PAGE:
Praise for Declan Burke: “Burke shows again that he’s not just a comic genius, but also a fine dramatic writer and storyteller.” – Booklist. “Proust meets Chandler over a pint of Guinness.” – Spectator. “Among the most memorable books of the year, of any genre.” – Sunday Times. “A hardboiled delight.” – Guardian. “Imagine Donald Westlake and Richard Stark collaborating on a screwball noir.” – Kirkus Reviews. “A cross between Raymond Chandler and Flann O’Brien.” – John Banville.

Saturday, November 9, 2013

Out Of The Past, Again

Congratulations again to all those shortlisted in the Ireland AM Crime Fiction category at the Irish Book Awards. I know that no one sits down to write a book in order to see it nominated for a prize, but it is a very nice bonus when it does happen, and I’m delighted for everyone involved.
  All told, it’s been another very good year for Irish crime fiction. Looking at my shelves during the week, I realised that the following books were just some of those eligible for the Crime Fiction award, all of them, in my not-very-humble opinion, equally entitled to consider themselves shortlist material:
RATLINES by Stuart Neville
CROCODILE TEARS by Mark O’Sullivan
COLD CASE by Patrick McGinley
I HEAR THE SIRENS IN THE STREET by Adrian McKinty
CROSS OF VENGEANCE by Cora Harrison
SCREWED by Eoin Colfer
GRAVELAND by Alan Glynn
THE DEAL by Michael Clifford
ECHOLAND by Joe Joyce
HOLY ORDERS by Benjamin Black
  There were many more Irish crime novels published this year, of course; those above are just the ones I’ve read. If I’ve missed out on any you think deserve a mention, feel free to let me know.
  Incidentally, it may or may not be interesting that six of the ten novels listed above are historical novels, while three of the six shortlisted for the award are also set in the past. That’s also true of three further novels: Arlene Hunt’s THE OUTSIDER, Conor Brady’s THE ELOQUENCE OF THE DEAD and John McAllister’s THE STATION SERGEANT.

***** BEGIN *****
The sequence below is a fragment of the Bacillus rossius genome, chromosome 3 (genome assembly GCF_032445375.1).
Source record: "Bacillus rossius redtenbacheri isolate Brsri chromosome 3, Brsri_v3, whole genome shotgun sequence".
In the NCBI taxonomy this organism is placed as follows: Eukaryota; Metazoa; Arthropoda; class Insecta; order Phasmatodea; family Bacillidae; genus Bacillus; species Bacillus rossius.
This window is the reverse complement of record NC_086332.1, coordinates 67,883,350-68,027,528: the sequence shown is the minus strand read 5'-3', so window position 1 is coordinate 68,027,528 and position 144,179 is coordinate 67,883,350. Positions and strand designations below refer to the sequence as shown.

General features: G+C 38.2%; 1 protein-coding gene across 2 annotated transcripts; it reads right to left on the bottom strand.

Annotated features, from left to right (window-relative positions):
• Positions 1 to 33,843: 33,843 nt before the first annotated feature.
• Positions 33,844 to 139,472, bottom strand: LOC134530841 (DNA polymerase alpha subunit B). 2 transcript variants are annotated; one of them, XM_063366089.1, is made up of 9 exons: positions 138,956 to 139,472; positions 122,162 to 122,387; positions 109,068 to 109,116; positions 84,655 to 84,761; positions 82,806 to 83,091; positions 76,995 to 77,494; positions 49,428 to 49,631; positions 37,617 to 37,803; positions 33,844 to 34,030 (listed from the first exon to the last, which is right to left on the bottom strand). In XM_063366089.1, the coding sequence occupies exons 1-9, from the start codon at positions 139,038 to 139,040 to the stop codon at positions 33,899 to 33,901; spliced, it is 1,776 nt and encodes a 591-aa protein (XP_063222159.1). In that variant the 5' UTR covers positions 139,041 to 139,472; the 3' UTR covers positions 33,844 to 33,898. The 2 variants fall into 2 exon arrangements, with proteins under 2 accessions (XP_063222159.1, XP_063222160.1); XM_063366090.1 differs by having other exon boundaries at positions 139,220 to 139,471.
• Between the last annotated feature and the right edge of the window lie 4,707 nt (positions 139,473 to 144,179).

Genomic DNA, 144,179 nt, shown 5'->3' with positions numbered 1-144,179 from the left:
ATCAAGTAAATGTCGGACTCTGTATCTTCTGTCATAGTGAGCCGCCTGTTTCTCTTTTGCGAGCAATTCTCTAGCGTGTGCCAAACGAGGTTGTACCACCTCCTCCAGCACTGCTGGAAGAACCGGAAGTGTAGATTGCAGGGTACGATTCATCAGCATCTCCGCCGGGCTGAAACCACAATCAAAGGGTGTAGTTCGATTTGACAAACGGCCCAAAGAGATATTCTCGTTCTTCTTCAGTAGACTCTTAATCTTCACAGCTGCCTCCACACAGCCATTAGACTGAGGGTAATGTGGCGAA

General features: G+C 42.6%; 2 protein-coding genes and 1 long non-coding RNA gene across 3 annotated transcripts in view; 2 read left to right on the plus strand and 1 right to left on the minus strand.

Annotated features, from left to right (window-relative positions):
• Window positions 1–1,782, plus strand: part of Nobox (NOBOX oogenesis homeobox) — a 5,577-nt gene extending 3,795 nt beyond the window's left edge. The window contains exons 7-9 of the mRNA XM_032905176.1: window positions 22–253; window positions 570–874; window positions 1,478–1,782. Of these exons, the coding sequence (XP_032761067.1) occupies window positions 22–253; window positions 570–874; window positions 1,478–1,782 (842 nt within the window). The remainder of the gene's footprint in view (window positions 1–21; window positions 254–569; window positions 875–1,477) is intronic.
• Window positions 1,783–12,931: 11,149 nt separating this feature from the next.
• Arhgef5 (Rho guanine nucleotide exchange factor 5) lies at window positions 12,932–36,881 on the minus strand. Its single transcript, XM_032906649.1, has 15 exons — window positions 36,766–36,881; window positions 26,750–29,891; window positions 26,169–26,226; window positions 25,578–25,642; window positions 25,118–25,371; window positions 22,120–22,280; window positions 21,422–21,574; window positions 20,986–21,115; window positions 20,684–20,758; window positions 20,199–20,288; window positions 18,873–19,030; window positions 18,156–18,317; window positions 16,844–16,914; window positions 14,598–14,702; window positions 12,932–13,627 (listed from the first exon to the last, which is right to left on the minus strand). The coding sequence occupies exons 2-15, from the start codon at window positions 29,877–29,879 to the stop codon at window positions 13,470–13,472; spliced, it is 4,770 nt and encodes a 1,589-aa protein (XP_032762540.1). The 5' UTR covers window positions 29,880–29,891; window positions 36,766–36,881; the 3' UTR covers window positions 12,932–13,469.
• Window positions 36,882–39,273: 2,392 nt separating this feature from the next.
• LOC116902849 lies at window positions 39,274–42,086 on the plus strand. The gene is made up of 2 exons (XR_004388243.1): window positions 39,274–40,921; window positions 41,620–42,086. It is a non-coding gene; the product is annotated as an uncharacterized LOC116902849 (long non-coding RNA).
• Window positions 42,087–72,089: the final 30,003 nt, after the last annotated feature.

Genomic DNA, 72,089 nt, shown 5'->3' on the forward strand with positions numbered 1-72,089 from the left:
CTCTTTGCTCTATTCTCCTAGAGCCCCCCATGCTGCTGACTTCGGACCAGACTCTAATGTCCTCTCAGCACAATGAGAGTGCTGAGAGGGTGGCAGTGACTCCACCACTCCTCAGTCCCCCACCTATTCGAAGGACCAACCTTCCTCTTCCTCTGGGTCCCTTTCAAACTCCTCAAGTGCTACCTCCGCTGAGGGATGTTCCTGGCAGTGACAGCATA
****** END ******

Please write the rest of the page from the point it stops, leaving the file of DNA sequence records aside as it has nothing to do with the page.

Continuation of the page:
Maybe the past isn’t such a different country after all; maybe things aren’t done so differently there as we might like to imagine.

Friday, November 8, 2013

Life Is A Cabaret, Old Chum

I have a short story included in the anthology NEW PLANET CABARET (New Island), which is published in conjunction with RTÉ Radio One’s ARENA programme and edited by Dave Lordan. To wit:
In December 2012, New Island and RTÉ Radio One’s ARENA launched the first on-air creative writing course. The course took place on the first week of each month until June 2013. Writer and creative writing teacher Dave Lordan led the course, each month offering a new writing prompt to listeners who would submit material based using that prompt as inspiration. This book contains the best of those submissions.
  To accompany them, ARENA has specially commissioned pieces by a host of emerging Irish writing talent producing a completely novel and enjoyable anthology that presents the best of up and coming Irish writing talent.
  Dave Lordan is a writer and editor living in Dublin. His most recent collection, THE FIRST BOOK OF FRAGS, was published in April, 2013. ARENA is RTÉ Radio One’s flagship arts and pop culture show. It broadcasts every weekday from 7-8pm.
  PLANET CABARET will be launched at – where else? – the Gutter Bookshop, Temple Bar, Dublin, at 6.30pm on Friday evening, November 22nd.

Thursday, November 7, 2013

Coming Out

UPDATE:   Arlene Hunt launches THE OUTSIDER this evening, November 7th, at the Gutter Bookshop, Temple Bar. See you there, folks ...

As author, editor and publisher, Arlene Hunt is one of the hardest working women in Irish crime fiction. Her latest novel, THE OUTSIDER (Portnoy Publishing), will be published on October 29th, bearing one of the most striking covers of the year. To wit:
From the time she was born, Emma Byrne was different. Shy and reclusive, her world revolved around animals, so much so that by the time she was 15, Emma was a much sought after horse trainer. So who would try to harm this gifted young woman? Who was shooting in Crilly Woods on that fateful August day? Emma’s twin brother, Anthony, is determined to get to the bottom of what happened to his sister, and in the course of his investigations makes a terrible mistake, one that will change all their lives forever …